In addition to his famous classics of horror and science fiction, H.P. Lovecraft wrote tens of thousands of fascinating letters. In each episode Sean Branney and Andrew Leman of the H.P. Lovecraft Historical Society read one of those letters and then discuss it.
In which, on March 2 of 1927, HPL writes to Paul J. Campbell, one of his mentors in the amateur press movement. Lovecraft has plenty to say about the rise of fascism, the decline of western civilization and the untyped manuscripts in his drawer.
Happy New Year! In this letter from November of 1916, the young HPL tells his friend Rheinhart Kleiner about his early childhood. Many details are revealed, and yet many mysteries remain. Please be advised the letter contains a word that is bleeped a couple of times.
Live from the Lovecraft Film Festival
Immortality! Booze! Police brutality! Graphic violence! In a special episode recorded live from the HPL Film Festival with guest commentator Stephen Fazio, HPL continues an ongoing conversation with Robert E. Howard about the comparative appeals of civilization and barbarianism. Please note: the audio quality is a little different than usual because of the different recording circumstances.
Whoop Bang Hooray
In which an ebullient HPL squeals with joy at his aunt's invitation for him to leave New York and return home to his beloved Providence. Sure, there's interesting topics like Freud, M.R. James, and abiogenesis, but mostly Howard's excited to come home.
HPL - Colonial Tourguide
In which the newlywed HPL writes his aunt Lillian, inviting her to come live with him and his wife. What could be more fun than that? How about a through examination of the colonial architecture of Philadelphia and New York City? More fun than it sounds! CONTENT ADVISORY: Although racism is not a major topic in this letter or the discussion, there are some passing slurs in the letter which have been bleeped.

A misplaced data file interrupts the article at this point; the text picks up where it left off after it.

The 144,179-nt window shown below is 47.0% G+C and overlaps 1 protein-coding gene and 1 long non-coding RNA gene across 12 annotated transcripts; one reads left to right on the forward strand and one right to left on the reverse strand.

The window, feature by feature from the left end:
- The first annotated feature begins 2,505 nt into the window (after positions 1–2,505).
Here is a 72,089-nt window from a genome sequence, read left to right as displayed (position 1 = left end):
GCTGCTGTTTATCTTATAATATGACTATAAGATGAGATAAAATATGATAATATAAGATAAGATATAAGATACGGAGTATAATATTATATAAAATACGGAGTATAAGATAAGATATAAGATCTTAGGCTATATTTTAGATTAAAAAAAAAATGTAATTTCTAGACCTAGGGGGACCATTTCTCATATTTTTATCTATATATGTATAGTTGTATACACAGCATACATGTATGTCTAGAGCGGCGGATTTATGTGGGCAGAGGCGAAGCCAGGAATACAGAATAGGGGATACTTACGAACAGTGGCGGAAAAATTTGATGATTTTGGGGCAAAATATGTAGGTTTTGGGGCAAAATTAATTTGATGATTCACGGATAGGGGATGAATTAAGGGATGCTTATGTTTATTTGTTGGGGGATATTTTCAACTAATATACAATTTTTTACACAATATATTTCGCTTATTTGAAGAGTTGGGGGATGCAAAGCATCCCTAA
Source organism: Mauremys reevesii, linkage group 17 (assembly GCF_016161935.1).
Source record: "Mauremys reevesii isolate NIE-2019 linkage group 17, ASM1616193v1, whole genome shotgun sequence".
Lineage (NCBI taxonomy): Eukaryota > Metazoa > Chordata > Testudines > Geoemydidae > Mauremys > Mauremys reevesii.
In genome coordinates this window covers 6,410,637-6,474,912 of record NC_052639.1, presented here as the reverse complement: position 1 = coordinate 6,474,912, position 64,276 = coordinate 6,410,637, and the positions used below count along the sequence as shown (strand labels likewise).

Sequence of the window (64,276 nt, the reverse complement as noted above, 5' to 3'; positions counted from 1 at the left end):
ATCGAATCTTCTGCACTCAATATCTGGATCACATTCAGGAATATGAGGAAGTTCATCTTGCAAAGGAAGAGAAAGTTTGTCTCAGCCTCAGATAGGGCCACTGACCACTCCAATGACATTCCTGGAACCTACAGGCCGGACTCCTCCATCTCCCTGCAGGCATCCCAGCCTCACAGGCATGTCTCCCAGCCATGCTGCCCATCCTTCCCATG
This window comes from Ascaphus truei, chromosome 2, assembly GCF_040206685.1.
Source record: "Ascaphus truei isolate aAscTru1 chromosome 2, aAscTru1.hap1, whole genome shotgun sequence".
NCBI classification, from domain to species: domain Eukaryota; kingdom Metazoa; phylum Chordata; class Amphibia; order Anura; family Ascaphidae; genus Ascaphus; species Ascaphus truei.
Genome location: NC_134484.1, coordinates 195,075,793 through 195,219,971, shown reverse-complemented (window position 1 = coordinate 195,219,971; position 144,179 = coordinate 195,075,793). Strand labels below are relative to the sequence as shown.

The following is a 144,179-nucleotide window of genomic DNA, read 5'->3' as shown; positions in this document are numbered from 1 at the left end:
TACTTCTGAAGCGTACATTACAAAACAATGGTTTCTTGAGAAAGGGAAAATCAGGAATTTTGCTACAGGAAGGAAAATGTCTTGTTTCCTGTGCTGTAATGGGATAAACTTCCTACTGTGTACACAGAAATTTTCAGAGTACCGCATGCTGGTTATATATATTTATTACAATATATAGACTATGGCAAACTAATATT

Clark Ashton Lovefest
Two letters from Lovecraft to Smith display HPL's great enthusiasm for Smith's work as both writer and illustrator. He optimistically discusses a new magazine called Weird Tales which might prove to be a good destination for their stories.
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Entering the mind of my favourite author of weird fiction
This excellent podcast uses H.P. Lovecraft’s personal letters as a way to get into the mind of this flawed but brilliant author of weird fiction. Each episode reveals new (to me) information about the author. The actual letters are a verbal rollercoaster of personal observations and opinions reflecting an individual who, while he exhibits a keen knowledge of his environment regarding such topics as art, literature, history etc., also betrays a lack of ability to navigate the most common of human emotions such as love. I enjoy each podcast on two levels: (1) The depth they add to my understanding of Lovecraft’s literary work and (2) Its historical and geographic setting.
A superb new podcast recommended to all lovers of weird fiction. While some of HPL’s views may not conform to today’s standards, the hosts do an admirable job of situating the author in his times. For those of us without the time to dive into HPL’s letters, this podcast represents an excellent new anthology project that fills out the picture of the author’s life.